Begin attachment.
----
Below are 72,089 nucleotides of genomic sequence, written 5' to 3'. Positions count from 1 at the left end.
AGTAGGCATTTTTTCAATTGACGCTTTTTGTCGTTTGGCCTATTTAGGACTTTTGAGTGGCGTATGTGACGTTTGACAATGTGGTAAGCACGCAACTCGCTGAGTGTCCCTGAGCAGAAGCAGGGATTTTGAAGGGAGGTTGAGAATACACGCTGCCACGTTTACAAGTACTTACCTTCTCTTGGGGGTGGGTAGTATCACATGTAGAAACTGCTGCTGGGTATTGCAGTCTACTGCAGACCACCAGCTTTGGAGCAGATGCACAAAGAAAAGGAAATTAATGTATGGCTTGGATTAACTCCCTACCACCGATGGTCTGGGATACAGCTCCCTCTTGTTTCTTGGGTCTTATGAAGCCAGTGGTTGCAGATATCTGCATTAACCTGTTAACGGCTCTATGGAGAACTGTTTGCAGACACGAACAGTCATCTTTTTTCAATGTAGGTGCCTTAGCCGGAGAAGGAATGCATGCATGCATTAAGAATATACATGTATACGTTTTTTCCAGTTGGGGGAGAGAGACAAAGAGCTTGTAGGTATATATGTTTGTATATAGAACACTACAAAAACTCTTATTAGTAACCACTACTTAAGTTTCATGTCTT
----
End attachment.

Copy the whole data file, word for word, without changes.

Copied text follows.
Below are 72,089 nucleotides of genomic sequence, written 5' to 3'. Positions count from 1 at the left end.
AGTAGGCATTTTTTCAATTGACGCTTTTTGTCGTTTGGCCTATTTAGGACTTTTGAGTGGCGTATGTGACGTTTGACAATGTGGTAAGCACGCAACTCGCTGAGTGTCCCTGAGCAGAAGCAGGGATTTTGAAGGGAGGTTGAGAATACACGCTGCCACGTTTACAAGTACTTACCTTCTCTTGGGGGTGGGTAGTATCACATGTAGAAACTGCTGCTGGGTATTGCAGTCTACTGCAGACCACCAGCTTTGGAGCAGATGCACAAAGAAAAGGAAATTAATGTATGGCTTGGATTAACTCCCTACCACCGATGGTCTGGGATACAGCTCCCTCTTGTTTCTTGGGTCTTATGAAGCCAGTGGTTGCAGATATCTGCATTAACCTGTTAACGGCTCTATGGAGAACTGTTTGCAGACACGAACAGTCATCTTTTTTCAATGTAGGTGCCTTAGCCGGAGAAGGAATGCATGCATGCATTAAGAATATACATGTATACGTTTTTTCCAGTTGGGGGAGAGAGACAAAGAGCTTGTAGGTATATATGTTTGTATATAGAACACTACAAAAACTCTTATTAGTAACCACTACTTAAGTTTCATGTCTT